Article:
“Most of us cannot compel our local election jurisdictions to update their equipment,” said Jared Dearing, executive director of the Kentucky State Board of Elections, before an Elections Assistance Commission panel in Silver Spring.
The comments came a week after the annual Def Con hacking conference in Las Vegas, where the three lawmakers who attended – all Democrats – blamed Kentucky Republican Mitch McConnell, the Senate majority leader, for the Congress’ stagnation on any election security bill.
At Def Con, a group of election security researchers host a Voting Village, now in its third year, where independent hackers try to break into decommissioned voting equipment. While no system can be guaranteed safe from hackers, election security experts – including ones consulted for the bipartisan Senate Intelligence Committee report on the subject – resoundingly say that machines need to be routinely updated and use paper ballots so results can be audited.
Last year’s Senate appropriations bill gave $380 million for election equipment and cybersecurity services, divvied up through a preexisting Elections Assistance Commission formula established by the Help America Vote Act. But a commission study in April found that states have been slow to spend that money.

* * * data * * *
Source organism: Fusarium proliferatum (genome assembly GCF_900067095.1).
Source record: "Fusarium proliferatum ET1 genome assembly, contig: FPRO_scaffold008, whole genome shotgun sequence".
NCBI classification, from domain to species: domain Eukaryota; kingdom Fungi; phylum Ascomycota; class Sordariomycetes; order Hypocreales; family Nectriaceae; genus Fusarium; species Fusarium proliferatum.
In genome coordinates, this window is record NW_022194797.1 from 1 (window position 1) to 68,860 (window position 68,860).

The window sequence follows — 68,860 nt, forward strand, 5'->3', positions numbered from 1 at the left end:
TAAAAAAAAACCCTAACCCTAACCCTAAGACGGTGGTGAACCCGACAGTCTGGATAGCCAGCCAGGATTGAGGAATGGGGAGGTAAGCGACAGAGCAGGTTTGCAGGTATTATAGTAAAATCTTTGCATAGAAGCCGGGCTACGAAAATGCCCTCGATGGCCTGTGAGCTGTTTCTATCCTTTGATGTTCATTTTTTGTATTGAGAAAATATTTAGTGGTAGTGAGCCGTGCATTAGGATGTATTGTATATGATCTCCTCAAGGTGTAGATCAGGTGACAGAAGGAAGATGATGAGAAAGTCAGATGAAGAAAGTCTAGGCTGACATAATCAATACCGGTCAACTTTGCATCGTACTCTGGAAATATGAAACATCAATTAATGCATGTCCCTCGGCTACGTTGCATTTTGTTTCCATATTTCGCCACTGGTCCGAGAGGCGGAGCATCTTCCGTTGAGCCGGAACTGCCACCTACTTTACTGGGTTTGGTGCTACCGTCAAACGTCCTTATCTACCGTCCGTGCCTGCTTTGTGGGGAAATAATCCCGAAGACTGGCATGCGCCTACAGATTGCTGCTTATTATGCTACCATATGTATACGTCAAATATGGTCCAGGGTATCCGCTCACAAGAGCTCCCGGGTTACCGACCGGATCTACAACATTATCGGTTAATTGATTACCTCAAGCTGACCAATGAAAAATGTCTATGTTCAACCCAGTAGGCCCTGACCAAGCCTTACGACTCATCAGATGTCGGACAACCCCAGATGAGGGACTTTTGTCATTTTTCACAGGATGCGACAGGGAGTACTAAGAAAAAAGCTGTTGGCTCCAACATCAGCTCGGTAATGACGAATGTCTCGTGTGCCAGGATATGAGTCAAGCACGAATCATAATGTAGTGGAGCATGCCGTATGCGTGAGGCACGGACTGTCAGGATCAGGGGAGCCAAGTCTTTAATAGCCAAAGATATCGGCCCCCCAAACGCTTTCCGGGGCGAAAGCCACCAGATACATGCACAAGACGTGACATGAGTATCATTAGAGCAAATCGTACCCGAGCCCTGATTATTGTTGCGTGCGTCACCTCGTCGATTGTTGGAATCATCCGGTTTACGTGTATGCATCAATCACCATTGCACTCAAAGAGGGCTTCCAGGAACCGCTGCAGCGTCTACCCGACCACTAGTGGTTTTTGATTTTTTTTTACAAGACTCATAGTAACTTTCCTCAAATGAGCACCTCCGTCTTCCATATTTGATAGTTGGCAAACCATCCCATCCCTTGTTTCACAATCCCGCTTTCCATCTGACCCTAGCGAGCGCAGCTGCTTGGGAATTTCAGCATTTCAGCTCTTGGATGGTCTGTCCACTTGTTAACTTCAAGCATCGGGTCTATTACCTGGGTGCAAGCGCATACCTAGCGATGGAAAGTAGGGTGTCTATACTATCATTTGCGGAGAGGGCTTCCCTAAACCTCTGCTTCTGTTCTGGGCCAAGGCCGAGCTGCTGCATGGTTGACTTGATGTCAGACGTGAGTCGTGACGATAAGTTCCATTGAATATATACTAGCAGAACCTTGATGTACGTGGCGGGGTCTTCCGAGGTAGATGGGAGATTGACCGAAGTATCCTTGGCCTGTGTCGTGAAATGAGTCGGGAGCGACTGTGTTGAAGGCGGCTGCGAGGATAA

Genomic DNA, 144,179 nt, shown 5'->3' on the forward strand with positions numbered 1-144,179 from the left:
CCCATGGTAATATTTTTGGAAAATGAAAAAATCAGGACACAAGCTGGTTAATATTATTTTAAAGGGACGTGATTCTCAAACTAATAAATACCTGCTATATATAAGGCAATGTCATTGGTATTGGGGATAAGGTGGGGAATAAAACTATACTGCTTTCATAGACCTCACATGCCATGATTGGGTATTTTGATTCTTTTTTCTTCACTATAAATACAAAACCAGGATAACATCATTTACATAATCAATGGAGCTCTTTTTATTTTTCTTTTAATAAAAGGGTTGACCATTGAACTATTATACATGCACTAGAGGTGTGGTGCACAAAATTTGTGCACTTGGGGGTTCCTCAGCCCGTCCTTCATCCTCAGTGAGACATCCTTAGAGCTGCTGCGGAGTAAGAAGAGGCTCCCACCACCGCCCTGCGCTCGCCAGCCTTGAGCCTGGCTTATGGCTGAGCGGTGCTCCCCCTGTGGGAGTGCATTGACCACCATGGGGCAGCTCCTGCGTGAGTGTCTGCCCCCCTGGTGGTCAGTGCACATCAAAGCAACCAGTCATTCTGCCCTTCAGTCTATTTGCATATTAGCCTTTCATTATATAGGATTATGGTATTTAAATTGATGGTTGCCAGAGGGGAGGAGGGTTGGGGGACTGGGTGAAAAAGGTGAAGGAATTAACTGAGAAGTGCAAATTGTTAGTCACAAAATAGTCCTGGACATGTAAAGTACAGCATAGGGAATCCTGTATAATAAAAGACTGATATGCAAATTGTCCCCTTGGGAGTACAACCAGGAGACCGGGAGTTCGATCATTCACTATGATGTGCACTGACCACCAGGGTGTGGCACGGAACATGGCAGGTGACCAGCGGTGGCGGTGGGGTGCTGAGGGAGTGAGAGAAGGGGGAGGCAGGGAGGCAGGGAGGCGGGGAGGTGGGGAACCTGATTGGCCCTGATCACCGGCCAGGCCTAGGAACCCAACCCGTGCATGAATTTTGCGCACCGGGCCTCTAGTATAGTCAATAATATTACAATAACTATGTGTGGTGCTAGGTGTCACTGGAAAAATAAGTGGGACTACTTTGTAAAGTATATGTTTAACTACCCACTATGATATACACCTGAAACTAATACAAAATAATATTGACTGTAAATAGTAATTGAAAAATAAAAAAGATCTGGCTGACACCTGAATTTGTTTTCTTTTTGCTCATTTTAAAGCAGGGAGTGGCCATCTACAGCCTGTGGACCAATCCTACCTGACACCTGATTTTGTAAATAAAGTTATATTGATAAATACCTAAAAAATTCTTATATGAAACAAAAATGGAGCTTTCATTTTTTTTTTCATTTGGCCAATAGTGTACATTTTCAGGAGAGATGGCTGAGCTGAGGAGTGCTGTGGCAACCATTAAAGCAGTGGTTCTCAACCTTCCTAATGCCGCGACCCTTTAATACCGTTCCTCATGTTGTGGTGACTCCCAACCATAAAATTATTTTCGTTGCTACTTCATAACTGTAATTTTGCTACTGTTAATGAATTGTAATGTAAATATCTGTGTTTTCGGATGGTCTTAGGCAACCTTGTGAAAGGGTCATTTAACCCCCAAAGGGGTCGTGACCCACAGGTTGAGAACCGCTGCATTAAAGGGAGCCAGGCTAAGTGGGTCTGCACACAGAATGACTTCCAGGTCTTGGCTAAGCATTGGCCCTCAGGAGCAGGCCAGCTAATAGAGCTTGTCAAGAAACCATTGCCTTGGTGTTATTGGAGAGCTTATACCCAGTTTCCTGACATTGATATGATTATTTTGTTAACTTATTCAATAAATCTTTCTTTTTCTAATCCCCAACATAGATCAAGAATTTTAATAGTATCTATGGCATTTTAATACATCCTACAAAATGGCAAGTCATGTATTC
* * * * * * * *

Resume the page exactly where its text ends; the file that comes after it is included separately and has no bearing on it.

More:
McConnell – who has refused to take up any of the dozens of election security bills in Congress, even the bipartisan ones – has become a bogeyman for election security enthusiasts. He has neither endorsed nor ruled out an additional round of funding in a budget bill this year.
When asked for comment, a spokesperson for McConnell pointed toward a speech he had given on the Senate floor in May, where he pointed toward the $380 million, adding, “Congress will need to continue closely monitoring the progress and assess whether further legislative steps might be needed as well.”
Dearing’s comments echoed a common refrain from state and local officials who use old or outdated voting equipment: While some areas can afford solid IT staffs, some counties and local officials can’t afford sufficient upgrades on their own.
“I have clerks that might have one or two staff members, and they are not digitally native. These are people who have been working on analog systems their entire career, and we’re asking them to participate in what is national security,” Dearing said.
“We’re now also asking them to take part in the defense against foreign state actors. The cliff that is looming before us is we are failing to fund them appropriately for critical infrastructure in their own offices,” he said.